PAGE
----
Engineering and Bearing Capacity: Sponge Model


"Dry" Soils Infiltration and Runoff Wetting and Saturation
Water Holding Capacity Percolation and Drainage Engineering and Bearing Capacity


Soil is regularly used as an engineering medium. This is not without its consequences. Some challenges associated with soils on flat landscapes are identified below, followed by an article about a soil with some unique soil-related challenges. Several new challenges arise when any of these factors are combined with sloping soils.

There are several mechanisms which can contribute to subsidence (lowering of the landscape surface): 

  1. Compression of water out of soil pores when a load is added (consolidation)
  2. Removal of water from pores through pumping
  3. Solubilization of salts as water leaches through the profile 
  4. Decomposition of histic horizons.

The first two reduce the volume of the soil because water occupies more resistance to compression than air, so when water is removed, the soil consolidates (settles). The rate of compression in the first case is a function of the soil hydraulic conductivity (rate of water movement through the soil), which is primarily a function of soil texture and structure. This kind of compression can occur in both saturated and unsaturated (but still mostly saturated) conditions. The saturated hydraulic conductivity is faster, and so compression will begin quickly, and then generally slow down as the soil dries. However, it can continue for centuries. The rate of compression in the second case is a function of the pumping rate and the saturated hydraulic conductivity, as water moves through pores toward the cone of depression created by the pumping. The volume of the pores is reduced as air replaces water, and air supplies less force to resist the load. (Think about the difference between an air mattress and a waterbed bladder. In order for the air matress to support weight, the air in the mattress has to be under pressure - if the valve is removed, the air escapes. The water is placed in the bladder, but the water is not pressurized. When the valve  on the top surface of the waterbed bladder is open, the water does not escape. Water has more bearing capacity than air.)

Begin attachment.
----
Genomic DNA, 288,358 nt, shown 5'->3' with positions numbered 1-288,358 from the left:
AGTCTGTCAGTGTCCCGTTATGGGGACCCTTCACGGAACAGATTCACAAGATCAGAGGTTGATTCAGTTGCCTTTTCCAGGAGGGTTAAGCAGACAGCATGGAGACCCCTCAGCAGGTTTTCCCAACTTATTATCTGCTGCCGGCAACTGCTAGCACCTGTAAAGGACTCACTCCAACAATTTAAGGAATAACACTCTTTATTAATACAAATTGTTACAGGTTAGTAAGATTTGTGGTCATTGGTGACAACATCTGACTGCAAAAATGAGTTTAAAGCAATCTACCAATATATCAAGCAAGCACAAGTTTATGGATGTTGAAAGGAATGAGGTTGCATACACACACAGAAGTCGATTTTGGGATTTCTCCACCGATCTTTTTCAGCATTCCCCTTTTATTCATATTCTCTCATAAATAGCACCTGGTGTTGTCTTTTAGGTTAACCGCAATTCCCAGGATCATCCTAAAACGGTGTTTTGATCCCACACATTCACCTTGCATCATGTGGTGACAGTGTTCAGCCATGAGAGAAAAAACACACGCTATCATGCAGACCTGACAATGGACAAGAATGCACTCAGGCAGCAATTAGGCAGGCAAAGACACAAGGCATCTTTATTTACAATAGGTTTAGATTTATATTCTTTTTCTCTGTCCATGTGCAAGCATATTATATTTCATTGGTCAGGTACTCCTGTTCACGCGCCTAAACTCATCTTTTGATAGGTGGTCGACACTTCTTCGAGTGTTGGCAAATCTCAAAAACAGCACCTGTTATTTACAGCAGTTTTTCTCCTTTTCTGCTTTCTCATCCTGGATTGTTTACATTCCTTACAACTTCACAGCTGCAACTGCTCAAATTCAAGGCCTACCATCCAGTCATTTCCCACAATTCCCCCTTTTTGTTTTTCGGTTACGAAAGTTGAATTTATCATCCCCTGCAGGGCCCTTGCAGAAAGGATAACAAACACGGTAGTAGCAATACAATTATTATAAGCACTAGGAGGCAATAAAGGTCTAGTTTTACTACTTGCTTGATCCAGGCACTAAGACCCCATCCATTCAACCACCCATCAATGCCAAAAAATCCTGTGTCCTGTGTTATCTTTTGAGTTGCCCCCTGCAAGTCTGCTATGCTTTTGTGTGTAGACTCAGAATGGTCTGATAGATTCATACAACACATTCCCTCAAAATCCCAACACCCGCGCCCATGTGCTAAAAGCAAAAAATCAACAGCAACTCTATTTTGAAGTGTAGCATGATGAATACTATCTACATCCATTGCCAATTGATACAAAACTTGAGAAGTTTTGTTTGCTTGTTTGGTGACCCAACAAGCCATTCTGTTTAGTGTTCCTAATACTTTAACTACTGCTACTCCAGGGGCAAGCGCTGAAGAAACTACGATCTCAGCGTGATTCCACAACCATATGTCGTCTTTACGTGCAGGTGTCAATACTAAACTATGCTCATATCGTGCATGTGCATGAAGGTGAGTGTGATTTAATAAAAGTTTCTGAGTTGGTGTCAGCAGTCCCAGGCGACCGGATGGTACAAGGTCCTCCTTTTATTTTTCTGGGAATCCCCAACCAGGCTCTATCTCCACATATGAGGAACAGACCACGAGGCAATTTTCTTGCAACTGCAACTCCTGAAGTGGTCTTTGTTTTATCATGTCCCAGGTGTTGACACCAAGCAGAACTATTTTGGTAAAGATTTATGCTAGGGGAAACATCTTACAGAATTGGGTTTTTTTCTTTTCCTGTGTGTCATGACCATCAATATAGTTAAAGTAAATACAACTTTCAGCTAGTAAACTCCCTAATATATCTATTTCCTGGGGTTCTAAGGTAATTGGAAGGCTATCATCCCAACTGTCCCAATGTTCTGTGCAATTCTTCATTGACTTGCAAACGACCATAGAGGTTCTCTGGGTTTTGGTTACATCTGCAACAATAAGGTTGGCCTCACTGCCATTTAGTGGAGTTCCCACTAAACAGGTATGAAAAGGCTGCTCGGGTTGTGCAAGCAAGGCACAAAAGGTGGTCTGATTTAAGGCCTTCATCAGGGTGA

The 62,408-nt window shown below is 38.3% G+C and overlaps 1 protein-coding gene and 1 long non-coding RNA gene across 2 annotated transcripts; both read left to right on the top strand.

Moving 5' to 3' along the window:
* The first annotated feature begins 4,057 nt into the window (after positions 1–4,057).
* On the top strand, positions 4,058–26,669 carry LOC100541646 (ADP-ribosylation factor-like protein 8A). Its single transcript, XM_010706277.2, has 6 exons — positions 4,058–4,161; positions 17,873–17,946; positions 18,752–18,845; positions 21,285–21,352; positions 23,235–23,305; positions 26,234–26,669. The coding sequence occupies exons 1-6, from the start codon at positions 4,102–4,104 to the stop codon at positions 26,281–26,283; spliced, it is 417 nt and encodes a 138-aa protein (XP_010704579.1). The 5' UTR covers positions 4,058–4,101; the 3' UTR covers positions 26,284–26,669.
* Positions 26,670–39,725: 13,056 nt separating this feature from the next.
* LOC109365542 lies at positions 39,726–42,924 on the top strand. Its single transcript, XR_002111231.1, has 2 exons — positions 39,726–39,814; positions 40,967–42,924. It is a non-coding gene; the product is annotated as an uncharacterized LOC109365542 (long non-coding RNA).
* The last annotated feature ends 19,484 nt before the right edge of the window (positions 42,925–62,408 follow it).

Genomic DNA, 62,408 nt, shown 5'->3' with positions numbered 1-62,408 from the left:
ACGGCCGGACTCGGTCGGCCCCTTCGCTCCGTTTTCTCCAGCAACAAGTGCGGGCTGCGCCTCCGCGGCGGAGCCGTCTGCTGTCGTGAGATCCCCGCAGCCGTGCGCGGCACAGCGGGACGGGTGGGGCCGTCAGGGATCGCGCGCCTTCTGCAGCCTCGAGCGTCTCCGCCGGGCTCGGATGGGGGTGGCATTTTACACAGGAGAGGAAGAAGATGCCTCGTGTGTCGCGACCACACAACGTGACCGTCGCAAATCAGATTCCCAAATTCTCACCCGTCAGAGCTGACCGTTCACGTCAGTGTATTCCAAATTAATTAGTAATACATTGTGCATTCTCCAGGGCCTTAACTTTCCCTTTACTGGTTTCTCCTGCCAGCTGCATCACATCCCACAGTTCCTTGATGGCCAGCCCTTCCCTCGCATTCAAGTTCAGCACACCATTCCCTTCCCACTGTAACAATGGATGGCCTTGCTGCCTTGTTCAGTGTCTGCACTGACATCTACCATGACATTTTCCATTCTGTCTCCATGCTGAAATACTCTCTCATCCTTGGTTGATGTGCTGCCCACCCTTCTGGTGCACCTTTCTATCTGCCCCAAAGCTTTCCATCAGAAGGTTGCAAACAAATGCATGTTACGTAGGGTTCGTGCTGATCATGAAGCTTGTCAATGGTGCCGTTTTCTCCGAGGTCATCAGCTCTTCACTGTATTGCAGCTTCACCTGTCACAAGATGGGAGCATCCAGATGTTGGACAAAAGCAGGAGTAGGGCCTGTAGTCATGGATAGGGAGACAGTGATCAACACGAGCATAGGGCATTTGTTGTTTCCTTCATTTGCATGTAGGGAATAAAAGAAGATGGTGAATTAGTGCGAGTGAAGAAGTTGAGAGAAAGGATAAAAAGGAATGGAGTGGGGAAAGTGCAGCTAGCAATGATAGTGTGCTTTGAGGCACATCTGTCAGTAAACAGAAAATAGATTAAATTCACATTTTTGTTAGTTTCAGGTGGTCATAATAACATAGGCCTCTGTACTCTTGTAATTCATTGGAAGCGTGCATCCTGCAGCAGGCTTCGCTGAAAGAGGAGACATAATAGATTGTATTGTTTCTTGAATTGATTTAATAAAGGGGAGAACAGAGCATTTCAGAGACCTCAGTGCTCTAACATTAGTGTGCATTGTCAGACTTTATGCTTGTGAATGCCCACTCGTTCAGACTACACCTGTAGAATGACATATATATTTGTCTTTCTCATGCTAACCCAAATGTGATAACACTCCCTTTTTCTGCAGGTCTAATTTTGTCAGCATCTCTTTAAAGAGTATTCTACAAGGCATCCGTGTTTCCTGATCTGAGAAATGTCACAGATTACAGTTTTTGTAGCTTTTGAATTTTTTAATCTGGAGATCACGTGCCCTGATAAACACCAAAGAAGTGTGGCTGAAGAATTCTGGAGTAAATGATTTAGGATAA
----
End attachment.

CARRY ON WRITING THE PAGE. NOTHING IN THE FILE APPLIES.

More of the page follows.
The last case results in a loss of soil, typically when histic soils (wetlands) are drained for use in agriculture, industry, or municipal development. Histic horizons have more than 20% organic carbon, thus constitute much of the total volume of the soil. Draining soils lowers the water table and introduces oxygen into the profile. Once oxygen is introduced, aerobic bacteria begin to decompose the organic materials that comprise the soil, so the soil "shrinks".




One gallon carton, filled with water, sitting on a dry sponge. The dry sponge gives slightly in response to the load applied. The dry matrix of the sponge has some rigidity, but remember that the sponge expands as it wets. Thus, the dry sponge has smaller pore spaces, and so there is less danger of consolidation when a load is applied.



*Notice the height of the dry sponge is approximately 30 mm.



 When the sponge is wetted, it expands about 5 mm in height, as well as in length and width. This expansion changes the strength of the sponge matrix, weakening it substantially.

Many clay soils, particularly those dominated by smectitic and vermiculitic minerals, expand when they wet and contract when they dry. This causes stresses in structures (houses, roads, etc.) that result in cracks in plaster, tiles, and even foundations.




When the same load is applied to a wet sponge, all the dynamics change. Initially, the sponge compresses in response to the weight of the carton. This initial compression is greater than it was in the dry sponge because the matrix in the wet sponge is expanded - it has more air (and water) filled spaces that can be reduced in volume.